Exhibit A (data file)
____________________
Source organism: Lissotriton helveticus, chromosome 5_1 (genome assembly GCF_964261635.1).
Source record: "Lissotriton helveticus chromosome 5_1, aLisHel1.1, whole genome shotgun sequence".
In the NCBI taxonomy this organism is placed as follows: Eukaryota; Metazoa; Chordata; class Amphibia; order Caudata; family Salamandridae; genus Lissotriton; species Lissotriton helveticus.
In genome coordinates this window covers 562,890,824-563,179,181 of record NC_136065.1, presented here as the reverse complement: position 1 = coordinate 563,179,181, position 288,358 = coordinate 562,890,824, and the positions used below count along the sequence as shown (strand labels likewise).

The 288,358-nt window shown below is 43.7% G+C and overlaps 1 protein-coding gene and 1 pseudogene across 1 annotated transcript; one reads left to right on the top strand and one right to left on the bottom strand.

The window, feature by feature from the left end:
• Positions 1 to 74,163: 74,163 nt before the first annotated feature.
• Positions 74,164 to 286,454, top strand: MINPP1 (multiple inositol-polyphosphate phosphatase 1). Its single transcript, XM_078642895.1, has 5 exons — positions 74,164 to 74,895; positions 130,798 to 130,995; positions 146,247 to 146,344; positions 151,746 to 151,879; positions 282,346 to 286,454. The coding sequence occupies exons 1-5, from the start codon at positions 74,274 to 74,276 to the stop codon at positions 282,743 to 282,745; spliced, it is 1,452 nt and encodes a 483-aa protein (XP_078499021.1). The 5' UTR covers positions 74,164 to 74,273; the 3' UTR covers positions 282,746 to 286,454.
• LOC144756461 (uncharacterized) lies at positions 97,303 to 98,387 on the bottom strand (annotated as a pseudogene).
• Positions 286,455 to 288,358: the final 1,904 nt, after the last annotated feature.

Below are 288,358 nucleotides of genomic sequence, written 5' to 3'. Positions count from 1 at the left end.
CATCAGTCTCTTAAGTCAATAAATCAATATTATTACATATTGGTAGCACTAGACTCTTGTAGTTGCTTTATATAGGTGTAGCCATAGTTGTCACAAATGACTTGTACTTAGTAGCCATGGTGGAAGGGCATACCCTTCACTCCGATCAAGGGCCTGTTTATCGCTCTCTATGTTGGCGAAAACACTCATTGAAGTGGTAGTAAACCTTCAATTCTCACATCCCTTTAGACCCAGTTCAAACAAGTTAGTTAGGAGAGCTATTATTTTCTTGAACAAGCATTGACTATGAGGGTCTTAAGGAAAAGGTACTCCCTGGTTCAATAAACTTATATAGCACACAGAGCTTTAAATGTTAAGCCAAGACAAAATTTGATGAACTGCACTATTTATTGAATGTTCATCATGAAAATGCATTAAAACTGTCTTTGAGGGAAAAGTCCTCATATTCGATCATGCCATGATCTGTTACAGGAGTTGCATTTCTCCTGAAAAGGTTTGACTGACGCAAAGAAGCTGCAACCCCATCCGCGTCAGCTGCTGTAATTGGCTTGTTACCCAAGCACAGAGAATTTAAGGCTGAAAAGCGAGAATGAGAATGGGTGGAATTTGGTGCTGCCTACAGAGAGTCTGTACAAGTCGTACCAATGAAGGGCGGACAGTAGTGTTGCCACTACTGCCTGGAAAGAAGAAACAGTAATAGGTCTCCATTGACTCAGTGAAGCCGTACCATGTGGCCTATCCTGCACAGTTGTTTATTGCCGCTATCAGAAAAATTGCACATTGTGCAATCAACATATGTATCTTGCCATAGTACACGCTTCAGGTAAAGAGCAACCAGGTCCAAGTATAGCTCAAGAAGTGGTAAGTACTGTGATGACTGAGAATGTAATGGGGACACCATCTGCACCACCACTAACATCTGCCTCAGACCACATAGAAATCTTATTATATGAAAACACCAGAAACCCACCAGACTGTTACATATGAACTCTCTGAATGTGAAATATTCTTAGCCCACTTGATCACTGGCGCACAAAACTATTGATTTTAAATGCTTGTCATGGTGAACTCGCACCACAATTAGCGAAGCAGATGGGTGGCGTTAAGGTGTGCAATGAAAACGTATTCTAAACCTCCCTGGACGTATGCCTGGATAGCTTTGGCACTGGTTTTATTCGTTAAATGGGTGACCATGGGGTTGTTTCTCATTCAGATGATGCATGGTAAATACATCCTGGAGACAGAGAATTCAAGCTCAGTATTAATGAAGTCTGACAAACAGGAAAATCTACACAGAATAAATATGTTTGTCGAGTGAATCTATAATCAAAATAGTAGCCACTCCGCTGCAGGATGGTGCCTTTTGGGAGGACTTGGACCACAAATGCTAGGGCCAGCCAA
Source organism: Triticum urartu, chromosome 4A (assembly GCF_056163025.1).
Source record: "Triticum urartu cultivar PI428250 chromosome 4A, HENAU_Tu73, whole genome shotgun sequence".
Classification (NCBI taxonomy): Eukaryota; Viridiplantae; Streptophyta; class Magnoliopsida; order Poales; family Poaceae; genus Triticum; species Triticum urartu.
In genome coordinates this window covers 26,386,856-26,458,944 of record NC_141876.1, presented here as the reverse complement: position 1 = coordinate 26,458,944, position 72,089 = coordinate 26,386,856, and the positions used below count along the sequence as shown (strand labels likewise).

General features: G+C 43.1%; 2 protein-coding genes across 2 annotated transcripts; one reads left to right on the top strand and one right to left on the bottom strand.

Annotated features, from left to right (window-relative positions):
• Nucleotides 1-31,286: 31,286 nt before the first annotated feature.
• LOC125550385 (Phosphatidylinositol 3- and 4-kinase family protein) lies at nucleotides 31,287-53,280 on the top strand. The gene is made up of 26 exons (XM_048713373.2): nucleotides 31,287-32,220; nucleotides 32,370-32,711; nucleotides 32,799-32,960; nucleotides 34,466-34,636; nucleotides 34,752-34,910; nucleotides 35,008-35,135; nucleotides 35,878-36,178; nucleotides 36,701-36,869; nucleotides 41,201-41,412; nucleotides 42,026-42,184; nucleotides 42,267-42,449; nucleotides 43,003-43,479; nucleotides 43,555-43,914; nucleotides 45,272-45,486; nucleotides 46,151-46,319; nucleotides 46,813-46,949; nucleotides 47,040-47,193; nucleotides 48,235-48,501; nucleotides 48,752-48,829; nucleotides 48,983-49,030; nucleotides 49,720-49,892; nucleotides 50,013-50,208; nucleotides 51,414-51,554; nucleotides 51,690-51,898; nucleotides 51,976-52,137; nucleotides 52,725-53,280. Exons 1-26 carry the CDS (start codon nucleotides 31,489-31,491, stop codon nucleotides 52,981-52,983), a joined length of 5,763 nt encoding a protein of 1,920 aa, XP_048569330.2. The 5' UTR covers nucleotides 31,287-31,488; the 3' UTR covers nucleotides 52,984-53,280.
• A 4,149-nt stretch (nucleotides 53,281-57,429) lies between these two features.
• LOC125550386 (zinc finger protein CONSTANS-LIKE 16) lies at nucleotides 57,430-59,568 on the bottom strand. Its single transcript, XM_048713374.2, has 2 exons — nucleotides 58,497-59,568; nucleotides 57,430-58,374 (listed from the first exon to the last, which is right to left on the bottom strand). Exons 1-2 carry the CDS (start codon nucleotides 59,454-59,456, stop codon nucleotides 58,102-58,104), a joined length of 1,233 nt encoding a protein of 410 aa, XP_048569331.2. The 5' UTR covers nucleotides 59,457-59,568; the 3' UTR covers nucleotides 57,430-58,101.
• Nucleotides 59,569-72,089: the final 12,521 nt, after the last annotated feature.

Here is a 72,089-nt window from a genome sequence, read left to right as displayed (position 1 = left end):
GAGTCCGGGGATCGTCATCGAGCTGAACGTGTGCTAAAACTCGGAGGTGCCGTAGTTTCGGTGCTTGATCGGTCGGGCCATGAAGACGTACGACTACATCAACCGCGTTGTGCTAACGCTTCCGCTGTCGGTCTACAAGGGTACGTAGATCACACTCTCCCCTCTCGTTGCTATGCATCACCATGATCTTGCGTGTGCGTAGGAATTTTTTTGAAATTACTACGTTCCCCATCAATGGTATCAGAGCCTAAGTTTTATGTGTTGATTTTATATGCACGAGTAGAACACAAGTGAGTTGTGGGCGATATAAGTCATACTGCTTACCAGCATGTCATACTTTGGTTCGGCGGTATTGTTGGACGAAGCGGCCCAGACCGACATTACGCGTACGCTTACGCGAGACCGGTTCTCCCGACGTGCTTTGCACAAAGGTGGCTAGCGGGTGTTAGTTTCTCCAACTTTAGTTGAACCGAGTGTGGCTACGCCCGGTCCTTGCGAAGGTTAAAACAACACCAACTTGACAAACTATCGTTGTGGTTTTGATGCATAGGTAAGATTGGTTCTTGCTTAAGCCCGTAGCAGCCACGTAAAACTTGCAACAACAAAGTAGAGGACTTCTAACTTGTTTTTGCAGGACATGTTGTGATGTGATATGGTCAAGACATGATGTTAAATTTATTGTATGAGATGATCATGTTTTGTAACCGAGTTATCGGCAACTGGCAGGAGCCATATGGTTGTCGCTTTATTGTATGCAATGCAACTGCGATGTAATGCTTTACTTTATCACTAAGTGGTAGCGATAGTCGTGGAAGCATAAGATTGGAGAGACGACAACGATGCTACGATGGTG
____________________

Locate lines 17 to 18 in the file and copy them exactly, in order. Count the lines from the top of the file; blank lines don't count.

General features: G+C 43.1%; 2 protein-coding genes across 2 annotated transcripts; one reads left to right on the top strand and one right to left on the bottom strand.

Annotated features, from left to right (window-relative positions):